At the lower end I feel it is import that players get to enjoy sport no matter what their ability is. The more sports they try and love the more chance they are likely to find one they will continue playing when they get older. Hopefully through the love of the game that has been created at a young age they will take up coaching, referring or helping run clubs.

  41. Katie says:

    What about non sport specialization? Do you have any thoughts about violin, for example? We have our 4 and 5 year old boys taking lessons, participating in group classes, listening to recordings, and practicing almost daily. Are kids who start young prone to injury?

    The culture of the Suzuki program encourages consistency and looks down upon taking significant breaks (like summer vacation). Diversifying among instruments is not encouraged either.

    Does anyone have any experience taking breaks or trying out several instruments (switching, not just playing two or three at once!)?

  42. BJ says:

    Terry Liskevich coached the 1996 USA Women to Olympic Silver in volleyball. He told a group of us that of the 16 players who trained for the final Olympic team, 12 were multiple sport athletes IN COLLEGE. The other four didn’t make the team. We asked, were they good because they played multiple sports, or did they play multiple sports because they were good?

    It’s not that simple; he said they work together. You play more sports because you’re a good athlete (as a kid) and you get better as an athlete because you play multiple sports all along.

    Seems simple to me.

  43. David says:

    I am not so sure why they are mutually exclusive. You could say my boys specialize in a sport but also participate in other sports (e.g. specialize in soccer, still play basket ball in the winter and swim team in the summer). They all played football a few seasons.

    Most of the examples supporting the original post I take with a grain of salt. For example, woman that 25 years ago gave the example of playing lots of sports and then picks up golf in high school and then played in college. Sorry, you were competing against maybe 200 other women in your state and you were probably above average athlete to begin with. For folks that make the transition into a sport like track and field. Yeah, the best athlete will excel.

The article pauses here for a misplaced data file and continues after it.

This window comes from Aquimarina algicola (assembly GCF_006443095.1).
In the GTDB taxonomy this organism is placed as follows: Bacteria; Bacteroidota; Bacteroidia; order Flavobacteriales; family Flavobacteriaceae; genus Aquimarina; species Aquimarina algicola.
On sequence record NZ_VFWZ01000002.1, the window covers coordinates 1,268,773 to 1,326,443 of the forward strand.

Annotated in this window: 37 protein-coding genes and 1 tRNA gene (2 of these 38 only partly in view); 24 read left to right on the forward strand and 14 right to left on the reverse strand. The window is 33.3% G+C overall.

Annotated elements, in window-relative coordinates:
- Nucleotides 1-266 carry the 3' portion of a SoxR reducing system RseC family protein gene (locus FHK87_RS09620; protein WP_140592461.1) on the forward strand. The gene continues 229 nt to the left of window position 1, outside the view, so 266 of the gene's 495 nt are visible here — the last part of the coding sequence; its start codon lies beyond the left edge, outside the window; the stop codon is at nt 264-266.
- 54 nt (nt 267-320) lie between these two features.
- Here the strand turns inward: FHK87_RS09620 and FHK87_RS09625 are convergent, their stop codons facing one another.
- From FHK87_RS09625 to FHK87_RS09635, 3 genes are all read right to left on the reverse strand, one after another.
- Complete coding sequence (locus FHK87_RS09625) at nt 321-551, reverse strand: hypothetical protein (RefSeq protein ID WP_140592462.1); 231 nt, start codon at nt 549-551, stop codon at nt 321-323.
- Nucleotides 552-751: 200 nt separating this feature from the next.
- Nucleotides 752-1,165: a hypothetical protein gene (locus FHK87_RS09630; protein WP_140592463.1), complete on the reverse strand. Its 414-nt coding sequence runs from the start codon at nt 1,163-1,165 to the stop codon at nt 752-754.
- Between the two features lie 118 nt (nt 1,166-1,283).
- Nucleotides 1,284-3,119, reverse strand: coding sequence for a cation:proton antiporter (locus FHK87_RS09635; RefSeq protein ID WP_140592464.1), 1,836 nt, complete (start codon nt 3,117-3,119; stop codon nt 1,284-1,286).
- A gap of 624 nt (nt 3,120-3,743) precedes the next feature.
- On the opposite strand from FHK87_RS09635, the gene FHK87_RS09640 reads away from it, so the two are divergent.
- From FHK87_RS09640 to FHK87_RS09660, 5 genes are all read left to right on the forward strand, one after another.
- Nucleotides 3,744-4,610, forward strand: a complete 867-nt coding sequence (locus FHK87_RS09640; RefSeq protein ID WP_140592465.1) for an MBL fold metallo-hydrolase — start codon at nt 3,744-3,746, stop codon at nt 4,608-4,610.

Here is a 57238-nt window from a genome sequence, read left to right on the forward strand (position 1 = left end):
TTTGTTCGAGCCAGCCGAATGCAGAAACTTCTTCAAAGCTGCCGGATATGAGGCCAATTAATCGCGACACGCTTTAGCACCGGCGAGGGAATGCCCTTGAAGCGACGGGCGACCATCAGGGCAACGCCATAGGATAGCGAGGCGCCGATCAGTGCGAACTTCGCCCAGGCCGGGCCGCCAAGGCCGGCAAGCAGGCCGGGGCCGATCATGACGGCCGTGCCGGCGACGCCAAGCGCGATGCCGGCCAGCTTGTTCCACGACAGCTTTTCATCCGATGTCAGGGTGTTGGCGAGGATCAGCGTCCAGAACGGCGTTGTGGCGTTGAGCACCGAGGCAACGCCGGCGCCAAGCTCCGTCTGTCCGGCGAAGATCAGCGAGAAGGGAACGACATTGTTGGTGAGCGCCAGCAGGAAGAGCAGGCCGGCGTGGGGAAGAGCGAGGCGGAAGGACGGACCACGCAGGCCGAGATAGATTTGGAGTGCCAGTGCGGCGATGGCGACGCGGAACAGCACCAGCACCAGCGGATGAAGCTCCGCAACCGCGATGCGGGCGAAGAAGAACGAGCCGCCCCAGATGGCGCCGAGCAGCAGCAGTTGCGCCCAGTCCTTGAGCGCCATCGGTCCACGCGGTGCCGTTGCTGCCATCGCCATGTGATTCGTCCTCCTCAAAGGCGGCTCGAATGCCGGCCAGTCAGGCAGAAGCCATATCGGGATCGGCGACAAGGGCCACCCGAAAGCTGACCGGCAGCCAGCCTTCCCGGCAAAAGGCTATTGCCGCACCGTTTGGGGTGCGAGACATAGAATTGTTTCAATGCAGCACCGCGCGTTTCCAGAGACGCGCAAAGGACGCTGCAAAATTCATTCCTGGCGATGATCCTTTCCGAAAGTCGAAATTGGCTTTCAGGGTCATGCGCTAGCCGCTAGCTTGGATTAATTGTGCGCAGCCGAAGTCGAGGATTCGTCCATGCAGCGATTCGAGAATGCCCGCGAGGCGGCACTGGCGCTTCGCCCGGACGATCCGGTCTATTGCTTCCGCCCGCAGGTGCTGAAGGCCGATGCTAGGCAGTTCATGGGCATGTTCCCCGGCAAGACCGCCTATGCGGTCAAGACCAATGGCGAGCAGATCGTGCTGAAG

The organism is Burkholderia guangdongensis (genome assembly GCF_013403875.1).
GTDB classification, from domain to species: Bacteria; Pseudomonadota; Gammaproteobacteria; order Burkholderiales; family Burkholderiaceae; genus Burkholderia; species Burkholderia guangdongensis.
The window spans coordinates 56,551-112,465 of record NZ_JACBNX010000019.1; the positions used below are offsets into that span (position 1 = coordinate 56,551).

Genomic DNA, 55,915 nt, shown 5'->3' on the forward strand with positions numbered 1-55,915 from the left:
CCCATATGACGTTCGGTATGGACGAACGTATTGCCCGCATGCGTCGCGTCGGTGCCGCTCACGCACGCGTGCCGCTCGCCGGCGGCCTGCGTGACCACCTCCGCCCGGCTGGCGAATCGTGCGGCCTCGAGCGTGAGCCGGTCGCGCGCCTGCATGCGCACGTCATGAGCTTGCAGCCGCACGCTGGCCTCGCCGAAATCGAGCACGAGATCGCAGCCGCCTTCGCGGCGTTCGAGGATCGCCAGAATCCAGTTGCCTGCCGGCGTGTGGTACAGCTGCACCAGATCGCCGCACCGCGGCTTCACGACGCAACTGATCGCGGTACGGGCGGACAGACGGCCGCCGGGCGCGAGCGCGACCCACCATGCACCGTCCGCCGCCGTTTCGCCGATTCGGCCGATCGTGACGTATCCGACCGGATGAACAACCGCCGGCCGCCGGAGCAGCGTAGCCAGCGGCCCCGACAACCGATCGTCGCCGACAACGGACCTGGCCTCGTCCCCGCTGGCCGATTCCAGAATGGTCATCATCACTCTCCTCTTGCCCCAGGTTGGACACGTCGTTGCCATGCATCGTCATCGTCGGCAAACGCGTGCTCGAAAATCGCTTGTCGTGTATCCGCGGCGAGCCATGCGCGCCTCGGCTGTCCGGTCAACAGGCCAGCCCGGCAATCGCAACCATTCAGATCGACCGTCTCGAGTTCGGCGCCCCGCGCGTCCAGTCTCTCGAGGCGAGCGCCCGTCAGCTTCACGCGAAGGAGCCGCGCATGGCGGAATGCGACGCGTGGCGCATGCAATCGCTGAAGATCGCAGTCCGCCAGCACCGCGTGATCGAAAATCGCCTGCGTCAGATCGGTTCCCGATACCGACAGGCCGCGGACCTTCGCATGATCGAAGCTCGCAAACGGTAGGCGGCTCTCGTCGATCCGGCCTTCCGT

If you think anyone outside of the truly exceptional athlete is going to play and excel in a widely popular and highly technical sport like baseball or soccer is crazy. For the person that stated they were upset the “elite team” soccer coach would not take a kid after taking a season off because they were too far behind – well for a lot of kids playing at the top of their local level requires a significant time commitment – or specialization. Some can come back, but most can’t keep up.

    For the folks that think this impacts youth participation. I think what impacts participation (and self esteem) is the lack of parents going in the yard and teaching their kids how to shoot a basketball, throw a football, or kick a soccer ball. Most of the complainers I run into are full of moms and dads that stay inside all day and don’t consider spending time with their kids a positive and fun activity they look forward too. It is amazing how good most kids would seem at sports their parents spent a half hour a day.

  44. Stuart Armstrong says:

    Hi Dan,

    Wow, what a debate you have caused! Who would have thought that this subject would get people so riled up? Actually I can believe at all too readily sadly enough as I am working in Rugby and see this kind of thing on a daily basis.